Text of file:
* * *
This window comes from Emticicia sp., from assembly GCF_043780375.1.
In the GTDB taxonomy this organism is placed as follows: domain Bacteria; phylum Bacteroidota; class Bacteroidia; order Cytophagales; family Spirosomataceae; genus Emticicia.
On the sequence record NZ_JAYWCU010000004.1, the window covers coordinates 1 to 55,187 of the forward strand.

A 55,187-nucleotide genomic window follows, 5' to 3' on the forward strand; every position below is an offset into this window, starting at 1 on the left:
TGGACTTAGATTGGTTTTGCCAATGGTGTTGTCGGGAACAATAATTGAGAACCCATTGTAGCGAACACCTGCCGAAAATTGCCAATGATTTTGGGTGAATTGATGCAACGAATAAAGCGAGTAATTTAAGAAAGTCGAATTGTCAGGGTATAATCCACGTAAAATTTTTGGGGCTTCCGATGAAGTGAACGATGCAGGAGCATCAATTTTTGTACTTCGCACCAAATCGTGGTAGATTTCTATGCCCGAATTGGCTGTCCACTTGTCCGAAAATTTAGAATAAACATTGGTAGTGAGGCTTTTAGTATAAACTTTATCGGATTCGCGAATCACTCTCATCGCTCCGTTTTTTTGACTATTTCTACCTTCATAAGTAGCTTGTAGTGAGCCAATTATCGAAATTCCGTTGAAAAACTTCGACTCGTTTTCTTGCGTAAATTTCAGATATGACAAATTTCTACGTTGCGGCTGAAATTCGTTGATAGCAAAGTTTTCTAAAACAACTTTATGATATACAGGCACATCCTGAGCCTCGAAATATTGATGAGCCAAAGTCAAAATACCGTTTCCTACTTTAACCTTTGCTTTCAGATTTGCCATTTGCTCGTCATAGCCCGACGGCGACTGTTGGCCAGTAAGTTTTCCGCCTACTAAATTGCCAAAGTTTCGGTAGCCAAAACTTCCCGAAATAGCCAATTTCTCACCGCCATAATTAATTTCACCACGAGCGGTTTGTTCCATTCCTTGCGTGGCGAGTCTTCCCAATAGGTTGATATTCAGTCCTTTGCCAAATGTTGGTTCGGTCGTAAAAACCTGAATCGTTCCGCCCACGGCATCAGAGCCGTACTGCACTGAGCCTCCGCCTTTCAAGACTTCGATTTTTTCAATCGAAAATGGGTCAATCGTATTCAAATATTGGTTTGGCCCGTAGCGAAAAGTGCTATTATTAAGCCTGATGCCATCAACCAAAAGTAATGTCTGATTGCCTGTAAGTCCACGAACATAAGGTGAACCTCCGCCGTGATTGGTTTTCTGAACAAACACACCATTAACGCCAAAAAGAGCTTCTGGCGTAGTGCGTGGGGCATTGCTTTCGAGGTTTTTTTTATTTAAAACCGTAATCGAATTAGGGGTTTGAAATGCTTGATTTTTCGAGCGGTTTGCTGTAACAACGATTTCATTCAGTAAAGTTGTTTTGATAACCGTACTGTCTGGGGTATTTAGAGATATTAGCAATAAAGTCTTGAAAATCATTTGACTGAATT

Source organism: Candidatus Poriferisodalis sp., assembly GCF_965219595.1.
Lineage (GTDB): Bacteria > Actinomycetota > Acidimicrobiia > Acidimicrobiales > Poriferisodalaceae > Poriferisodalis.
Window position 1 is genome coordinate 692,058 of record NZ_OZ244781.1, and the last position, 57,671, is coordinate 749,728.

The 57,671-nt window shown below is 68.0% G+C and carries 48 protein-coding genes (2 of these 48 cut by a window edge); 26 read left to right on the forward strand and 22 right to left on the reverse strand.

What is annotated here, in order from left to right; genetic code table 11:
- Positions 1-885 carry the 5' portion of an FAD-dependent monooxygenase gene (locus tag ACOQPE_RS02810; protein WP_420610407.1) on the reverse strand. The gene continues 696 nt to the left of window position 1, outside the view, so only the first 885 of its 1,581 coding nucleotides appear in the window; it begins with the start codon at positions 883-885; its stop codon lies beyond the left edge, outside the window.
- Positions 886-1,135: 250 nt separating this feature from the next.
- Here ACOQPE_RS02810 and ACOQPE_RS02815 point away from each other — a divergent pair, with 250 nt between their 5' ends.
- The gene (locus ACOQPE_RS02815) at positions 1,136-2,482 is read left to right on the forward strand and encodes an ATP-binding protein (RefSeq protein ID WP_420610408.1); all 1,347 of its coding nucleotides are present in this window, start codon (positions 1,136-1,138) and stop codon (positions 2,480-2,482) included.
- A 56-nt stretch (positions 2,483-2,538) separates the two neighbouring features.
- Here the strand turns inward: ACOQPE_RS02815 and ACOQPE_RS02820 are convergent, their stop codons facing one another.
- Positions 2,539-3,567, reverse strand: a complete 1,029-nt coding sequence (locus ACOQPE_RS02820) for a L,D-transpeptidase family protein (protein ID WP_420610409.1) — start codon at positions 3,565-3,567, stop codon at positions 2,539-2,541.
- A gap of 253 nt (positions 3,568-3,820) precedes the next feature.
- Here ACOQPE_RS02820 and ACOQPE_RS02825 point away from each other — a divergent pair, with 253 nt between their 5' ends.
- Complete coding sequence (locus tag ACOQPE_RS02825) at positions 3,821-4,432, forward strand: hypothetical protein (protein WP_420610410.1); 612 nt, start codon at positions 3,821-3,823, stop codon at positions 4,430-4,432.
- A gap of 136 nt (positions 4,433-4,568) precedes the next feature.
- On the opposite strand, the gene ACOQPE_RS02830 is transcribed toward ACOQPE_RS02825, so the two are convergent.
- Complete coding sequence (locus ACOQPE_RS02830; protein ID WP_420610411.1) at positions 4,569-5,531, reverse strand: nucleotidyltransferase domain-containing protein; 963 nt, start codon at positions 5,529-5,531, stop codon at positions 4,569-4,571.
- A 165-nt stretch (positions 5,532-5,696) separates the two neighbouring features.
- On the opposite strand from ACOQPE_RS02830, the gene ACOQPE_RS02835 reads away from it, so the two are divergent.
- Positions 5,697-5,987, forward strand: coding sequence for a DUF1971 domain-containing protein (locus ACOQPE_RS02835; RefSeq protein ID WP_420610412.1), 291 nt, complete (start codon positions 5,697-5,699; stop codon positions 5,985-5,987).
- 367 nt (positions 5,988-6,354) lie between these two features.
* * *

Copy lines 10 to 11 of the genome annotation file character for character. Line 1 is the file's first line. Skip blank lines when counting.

What is annotated here, in order from left to right; genetic code table 11:
- Positions 1-885 carry the 5' portion of an FAD-dependent monooxygenase gene (locus tag ACOQPE_RS02810; protein WP_420610407.1) on the reverse strand. The gene continues 696 nt to the left of window position 1, outside the view, so only the first 885 of its 1,581 coding nucleotides appear in the window; it begins with the start codon at positions 883-885; its stop codon lies beyond the left edge, outside the window.